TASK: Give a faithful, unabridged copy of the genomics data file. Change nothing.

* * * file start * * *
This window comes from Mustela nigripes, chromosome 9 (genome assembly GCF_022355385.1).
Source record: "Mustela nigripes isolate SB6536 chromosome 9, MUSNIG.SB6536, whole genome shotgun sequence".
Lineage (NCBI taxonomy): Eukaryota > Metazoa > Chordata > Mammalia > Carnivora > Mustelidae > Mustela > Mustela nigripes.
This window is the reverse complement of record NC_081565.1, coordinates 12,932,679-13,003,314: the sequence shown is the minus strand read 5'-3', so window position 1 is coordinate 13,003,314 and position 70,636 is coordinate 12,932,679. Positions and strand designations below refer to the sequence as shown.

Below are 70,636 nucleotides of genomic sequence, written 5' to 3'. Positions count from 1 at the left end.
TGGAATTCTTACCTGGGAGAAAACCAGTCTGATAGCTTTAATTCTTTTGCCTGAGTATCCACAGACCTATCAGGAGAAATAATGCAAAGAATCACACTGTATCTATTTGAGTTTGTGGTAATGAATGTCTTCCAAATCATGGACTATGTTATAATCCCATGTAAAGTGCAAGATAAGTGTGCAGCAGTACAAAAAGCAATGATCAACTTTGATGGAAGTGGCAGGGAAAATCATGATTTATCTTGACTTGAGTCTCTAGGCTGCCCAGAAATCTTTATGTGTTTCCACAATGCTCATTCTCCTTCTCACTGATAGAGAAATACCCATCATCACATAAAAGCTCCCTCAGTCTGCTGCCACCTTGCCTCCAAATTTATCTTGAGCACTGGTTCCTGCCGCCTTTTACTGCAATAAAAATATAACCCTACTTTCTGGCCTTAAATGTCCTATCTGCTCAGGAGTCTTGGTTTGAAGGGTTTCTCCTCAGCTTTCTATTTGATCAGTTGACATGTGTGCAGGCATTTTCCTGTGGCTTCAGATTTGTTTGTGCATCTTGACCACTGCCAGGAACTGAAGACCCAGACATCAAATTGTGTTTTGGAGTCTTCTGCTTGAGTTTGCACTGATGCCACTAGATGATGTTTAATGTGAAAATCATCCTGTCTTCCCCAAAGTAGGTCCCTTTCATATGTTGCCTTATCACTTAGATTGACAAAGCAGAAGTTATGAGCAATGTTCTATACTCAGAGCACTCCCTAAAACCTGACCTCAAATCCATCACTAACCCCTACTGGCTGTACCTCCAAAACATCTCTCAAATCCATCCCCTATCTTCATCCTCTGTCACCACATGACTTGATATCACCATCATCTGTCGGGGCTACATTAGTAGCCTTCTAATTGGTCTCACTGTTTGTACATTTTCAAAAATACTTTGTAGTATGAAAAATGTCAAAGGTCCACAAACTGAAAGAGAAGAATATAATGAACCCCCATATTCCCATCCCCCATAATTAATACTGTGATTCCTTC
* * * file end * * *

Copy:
This window comes from Mustela nigripes, chromosome 9 (genome assembly GCF_022355385.1).
Source record: "Mustela nigripes isolate SB6536 chromosome 9, MUSNIG.SB6536, whole genome shotgun sequence".
Lineage (NCBI taxonomy): Eukaryota > Metazoa > Chordata > Mammalia > Carnivora > Mustelidae > Mustela > Mustela nigripes.
This window is the reverse complement of record NC_081565.1, coordinates 12,932,679-13,003,314: the sequence shown is the minus strand read 5'-3', so window position 1 is coordinate 13,003,314 and position 70,636 is coordinate 12,932,679. Positions and strand designations below refer to the sequence as shown.

Below are 70,636 nucleotides of genomic sequence, written 5' to 3'. Positions count from 1 at the left end.
TGGAATTCTTACCTGGGAGAAAACCAGTCTGATAGCTTTAATTCTTTTGCCTGAGTATCCACAGACCTATCAGGAGAAATAATGCAAAGAATCACACTGTATCTATTTGAGTTTGTGGTAATGAATGTCTTCCAAATCATGGACTATGTTATAATCCCATGTAAAGTGCAAGATAAGTGTGCAGCAGTACAAAAAGCAATGATCAACTTTGATGGAAGTGGCAGGGAAAATCATGATTTATCTTGACTTGAGTCTCTAGGCTGCCCAGAAATCTTTATGTGTTTCCACAATGCTCATTCTCCTTCTCACTGATAGAGAAATACCCATCATCACATAAAAGCTCCCTCAGTCTGCTGCCACCTTGCCTCCAAATTTATCTTGAGCACTGGTTCCTGCCGCCTTTTACTGCAATAAAAATATAACCCTACTTTCTGGCCTTAAATGTCCTATCTGCTCAGGAGTCTTGGTTTGAAGGGTTTCTCCTCAGCTTTCTATTTGATCAGTTGACATGTGTGCAGGCATTTTCCTGTGGCTTCAGATTTGTTTGTGCATCTTGACCACTGCCAGGAACTGAAGACCCAGACATCAAATTGTGTTTTGGAGTCTTCTGCTTGAGTTTGCACTGATGCCACTAGATGATGTTTAATGTGAAAATCATCCTGTCTTCCCCAAAGTAGGTCCCTTTCATATGTTGCCTTATCACTTAGATTGACAAAGCAGAAGTTATGAGCAATGTTCTATACTCAGAGCACTCCCTAAAACCTGACCTCAAATCCATCACTAACCCCTACTGGCTGTACCTCCAAAACATCTCTCAAATCCATCCCCTATCTTCATCCTCTGTCACCACATGACTTGATATCACCATCATCTGTCGGGGCTACATTAGTAGCCTTCTAATTGGTCTCACTGTTTGTACATTTTCAAAAATACTTTGTAGTATGAAAAATGTCAAAGGTCCACAAACTGAAAGAGAAGAATATAATGAACCCCCATATTCCCATCCCCCATAATTAATACTGTGATTCCTTC